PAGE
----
Commentary by Dr. Valentin Fuster
J Biomech Eng. 2015;137(12):121004-121004-9. doi:10.1115/1.4031846.

A miniaturized version of the double cantilever beam (DCB) test is used to determine the fracture energy in human cortical bone under pure mode I loading. An equivalent crack length based data-reduction scheme is used with remarkable advantages relative to classical methods. Digital image correlation (DIC) technique is employed to determine crack opening displacement at the crack tip being correlated with the evolution of fracture energy. A method is presented to obtain the cohesive law (trapezoidal bilinear softening) mimicking the mechanical behavior observed in bone. Cohesive zone modeling (CZM) (finite-element method) was performed to validate the procedure showing excellent agreement.

Commentary by Dr. Valentin Fuster
J Biomech Eng. 2015;137(12):121005-121005-8. doi:10.1115/1.4031795.

Prevention of muscle atrophy caused by reduced mechanical loading in microgravity conditions remains a challenge for long-duration spaceflight. To combat leg muscle atrophy, astronauts on the International Space Station (ISS) often perform squat exercise using the Advanced Resistive Exercise Device (ARED). While the ARED is effective at building muscle strength and volume on Earth, NASA researchers do not know how closely ARED squat exercise on the ISS replicates Earth-level squat muscle moments, or how small variations in exercise form affect muscle loading. This study used dynamic simulations of ARED squat exercise on the ISS to address these two questions. A multibody dynamic model of the complete astronaut-ARED system was constructed in OpenSim. With the ARED base locked to ground and gravity set to 9.81 m/s2, we validated the model by reproducing muscle moments, ground reaction forces, and foot center of pressure (CoP) positions for ARED squat exercise on Earth. With the ARED base free to move relative to the ISS and gravity set to zero, we then used the validated model to simulate ARED squat exercise on the ISS for a reference squat motion and eight altered squat motions involving changes in anterior–posterior (AP) foot or CoP position on the ARED footplate. The reference squat motion closely reproduced Earth-level muscle moments for all joints except the ankle. For the altered squat motions, changing the foot position was more effective at altering muscle moments than was changing the CoP position. All CoP adjustments introduced an undesirable shear foot reaction force that could cause the feet to slip on the ARED footplate, while some foot and CoP adjustments introduced an undesirable sagittal plane foot reaction moment that would cause the astronaut to rotate off the ARED footplate without the use of some type of foot fixation. Our results provide potentially useful information for achieving desired increases or decreases in specific muscle moments during ARED squat exercise performed on the ISS.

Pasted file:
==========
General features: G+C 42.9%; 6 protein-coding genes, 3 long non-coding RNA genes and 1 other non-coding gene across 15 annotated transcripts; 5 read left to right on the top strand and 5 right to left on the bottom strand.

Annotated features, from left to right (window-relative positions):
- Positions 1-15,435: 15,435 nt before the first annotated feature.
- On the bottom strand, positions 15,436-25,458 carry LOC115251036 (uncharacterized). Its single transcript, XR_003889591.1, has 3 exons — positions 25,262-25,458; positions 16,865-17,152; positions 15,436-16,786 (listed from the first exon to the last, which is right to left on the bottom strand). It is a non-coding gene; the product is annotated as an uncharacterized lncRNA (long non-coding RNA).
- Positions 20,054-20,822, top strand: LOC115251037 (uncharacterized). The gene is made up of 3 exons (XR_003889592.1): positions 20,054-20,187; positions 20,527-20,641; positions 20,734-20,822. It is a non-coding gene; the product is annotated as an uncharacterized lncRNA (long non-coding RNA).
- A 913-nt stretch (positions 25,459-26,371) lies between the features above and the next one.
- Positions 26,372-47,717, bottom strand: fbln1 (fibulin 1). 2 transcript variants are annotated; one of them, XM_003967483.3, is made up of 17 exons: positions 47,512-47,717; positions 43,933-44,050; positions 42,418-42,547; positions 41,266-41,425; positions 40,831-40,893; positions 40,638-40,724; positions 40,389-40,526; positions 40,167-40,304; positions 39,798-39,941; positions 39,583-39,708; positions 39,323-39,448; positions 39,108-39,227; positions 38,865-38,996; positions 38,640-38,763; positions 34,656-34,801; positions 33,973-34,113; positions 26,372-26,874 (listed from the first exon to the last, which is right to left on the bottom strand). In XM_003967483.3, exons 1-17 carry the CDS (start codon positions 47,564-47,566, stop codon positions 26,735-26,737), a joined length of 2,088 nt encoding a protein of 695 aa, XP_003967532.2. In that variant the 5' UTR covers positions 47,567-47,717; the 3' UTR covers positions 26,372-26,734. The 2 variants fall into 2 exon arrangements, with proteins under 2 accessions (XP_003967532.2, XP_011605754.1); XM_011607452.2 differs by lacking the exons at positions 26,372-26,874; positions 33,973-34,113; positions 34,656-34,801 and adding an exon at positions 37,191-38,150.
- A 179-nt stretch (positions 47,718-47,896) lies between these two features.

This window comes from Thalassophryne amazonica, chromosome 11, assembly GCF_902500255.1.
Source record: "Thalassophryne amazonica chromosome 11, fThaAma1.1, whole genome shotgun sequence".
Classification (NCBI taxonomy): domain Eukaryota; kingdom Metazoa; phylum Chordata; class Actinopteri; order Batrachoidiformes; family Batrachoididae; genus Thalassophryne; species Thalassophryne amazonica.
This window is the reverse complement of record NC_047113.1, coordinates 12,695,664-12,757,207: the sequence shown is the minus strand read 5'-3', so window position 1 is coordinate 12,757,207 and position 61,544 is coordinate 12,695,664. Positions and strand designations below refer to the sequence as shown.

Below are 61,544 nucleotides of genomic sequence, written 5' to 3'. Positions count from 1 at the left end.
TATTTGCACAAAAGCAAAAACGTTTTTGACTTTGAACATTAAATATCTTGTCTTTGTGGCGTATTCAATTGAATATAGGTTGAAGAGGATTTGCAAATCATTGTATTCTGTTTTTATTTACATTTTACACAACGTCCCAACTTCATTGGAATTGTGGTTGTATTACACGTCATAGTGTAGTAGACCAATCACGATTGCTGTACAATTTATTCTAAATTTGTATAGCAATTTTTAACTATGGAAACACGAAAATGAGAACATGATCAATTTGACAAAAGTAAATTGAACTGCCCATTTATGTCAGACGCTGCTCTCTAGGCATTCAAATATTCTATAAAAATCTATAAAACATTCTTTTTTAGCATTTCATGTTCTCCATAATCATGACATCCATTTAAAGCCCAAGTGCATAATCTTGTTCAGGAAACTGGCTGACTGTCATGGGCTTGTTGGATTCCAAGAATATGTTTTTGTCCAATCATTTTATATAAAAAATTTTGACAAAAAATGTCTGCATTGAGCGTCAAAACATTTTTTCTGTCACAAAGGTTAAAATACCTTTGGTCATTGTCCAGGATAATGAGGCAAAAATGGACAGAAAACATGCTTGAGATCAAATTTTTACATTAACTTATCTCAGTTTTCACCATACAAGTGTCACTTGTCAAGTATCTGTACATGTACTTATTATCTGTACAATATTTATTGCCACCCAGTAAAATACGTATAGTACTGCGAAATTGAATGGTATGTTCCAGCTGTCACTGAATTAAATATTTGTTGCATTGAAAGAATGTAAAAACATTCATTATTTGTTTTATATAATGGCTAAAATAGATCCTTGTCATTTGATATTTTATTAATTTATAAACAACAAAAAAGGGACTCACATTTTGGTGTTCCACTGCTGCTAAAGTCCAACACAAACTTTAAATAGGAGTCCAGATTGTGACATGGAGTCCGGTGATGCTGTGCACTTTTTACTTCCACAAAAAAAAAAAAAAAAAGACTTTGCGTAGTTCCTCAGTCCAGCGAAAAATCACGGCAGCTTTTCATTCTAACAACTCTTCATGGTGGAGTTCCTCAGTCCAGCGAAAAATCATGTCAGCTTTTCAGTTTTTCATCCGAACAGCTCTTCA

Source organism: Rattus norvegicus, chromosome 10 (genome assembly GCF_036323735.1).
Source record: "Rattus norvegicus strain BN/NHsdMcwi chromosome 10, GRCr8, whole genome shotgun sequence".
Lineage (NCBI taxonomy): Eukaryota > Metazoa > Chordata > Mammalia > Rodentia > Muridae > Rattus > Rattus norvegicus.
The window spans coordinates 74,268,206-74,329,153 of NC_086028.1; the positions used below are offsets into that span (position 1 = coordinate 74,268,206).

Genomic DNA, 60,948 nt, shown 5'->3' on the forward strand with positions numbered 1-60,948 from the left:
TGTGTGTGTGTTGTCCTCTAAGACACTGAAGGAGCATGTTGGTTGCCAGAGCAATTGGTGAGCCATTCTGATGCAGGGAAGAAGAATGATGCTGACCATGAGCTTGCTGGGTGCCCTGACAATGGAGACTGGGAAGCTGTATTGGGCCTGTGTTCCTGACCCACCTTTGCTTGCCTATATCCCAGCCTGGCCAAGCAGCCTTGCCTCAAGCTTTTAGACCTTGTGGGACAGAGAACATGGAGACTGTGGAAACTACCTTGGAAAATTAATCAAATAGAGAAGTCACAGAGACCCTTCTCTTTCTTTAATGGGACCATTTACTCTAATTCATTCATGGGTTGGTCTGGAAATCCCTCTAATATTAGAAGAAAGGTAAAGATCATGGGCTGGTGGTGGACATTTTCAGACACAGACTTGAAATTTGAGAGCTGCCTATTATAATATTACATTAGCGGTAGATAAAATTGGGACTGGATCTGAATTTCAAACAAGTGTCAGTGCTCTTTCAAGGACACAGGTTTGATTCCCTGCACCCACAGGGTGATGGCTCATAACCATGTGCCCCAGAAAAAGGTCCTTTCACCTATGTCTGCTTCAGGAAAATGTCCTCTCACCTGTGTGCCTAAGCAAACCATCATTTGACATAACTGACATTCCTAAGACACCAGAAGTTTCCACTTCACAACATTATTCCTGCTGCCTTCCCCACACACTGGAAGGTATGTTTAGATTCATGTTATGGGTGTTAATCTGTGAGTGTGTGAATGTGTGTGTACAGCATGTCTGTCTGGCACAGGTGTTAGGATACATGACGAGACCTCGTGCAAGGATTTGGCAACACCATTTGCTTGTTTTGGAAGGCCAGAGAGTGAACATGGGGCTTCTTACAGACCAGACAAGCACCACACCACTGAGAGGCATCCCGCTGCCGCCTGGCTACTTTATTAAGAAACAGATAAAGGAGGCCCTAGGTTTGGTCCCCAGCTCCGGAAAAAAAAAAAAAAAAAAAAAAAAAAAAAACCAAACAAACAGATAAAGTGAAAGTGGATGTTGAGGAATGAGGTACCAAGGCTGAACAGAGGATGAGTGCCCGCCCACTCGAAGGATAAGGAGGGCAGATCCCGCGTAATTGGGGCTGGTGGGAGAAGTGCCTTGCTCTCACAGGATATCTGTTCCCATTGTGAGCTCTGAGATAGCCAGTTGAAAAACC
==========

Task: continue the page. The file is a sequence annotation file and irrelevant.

Commentary by Dr. Valentin Fuster
J Biomech Eng. 2015;137(12):121006-121006-7. doi:10.1115/1.4031851.

The Arrhenius formulation for single-step irreversible unimolecular reactions has been used for many decades to describe the thermal damage and cell death processes. Arrhenius predictions are acceptably accurate for structural proteins, for some cell death assays, and for cell death at higher temperatures in most cell lines, above about 55 °C. However, in many cases—and particularly at hyperthermic temperatures, between about 43 and 55 °C—the particular intrinsic cell death or damage process under study exhibits a significant “shoulder” region that constant-rate Arrhenius models are unable to represent with acceptable accuracy. The primary limitation is that Arrhenius calculations always overestimate the cell death fraction, which leads to severely overoptimistic predictions of heating effectiveness in tumor treatment. Several more sophisticated mathematical model approaches have been suggested and show much-improved performance. But simpler models that have adequate accuracy would provide useful and practical alternatives to intricate biochemical analyses. Typical transient intrinsic cell death processes at hyperthermic temperatures consist of a slowly developing shoulder region followed by an essentially constant-rate region. The shoulder regions have been demonstrated to arise chiefly from complex functional protein signaling cascades that generate delays in the onset of the constant-rate region, but may involve heat shock protein activity as well. This paper shows that acceptably accurate and much-improved predictions in the simpler Arrhenius models can be obtained by adding a temperature-dependent time delay. Kinetic coefficients and the appropriate time delay are obtained from the constant-rate regions of the measured survival curves. The resulting predictions are seen to provide acceptably accurate results while not overestimating cell death. The method can be relatively easily incorporated into numerical models. Additionally, evidence is presented to support the application of compensation law behavior to the cell death processes—that is, the strong correlation between the kinetic coefficients, ln{A} and Ea, is confirmed.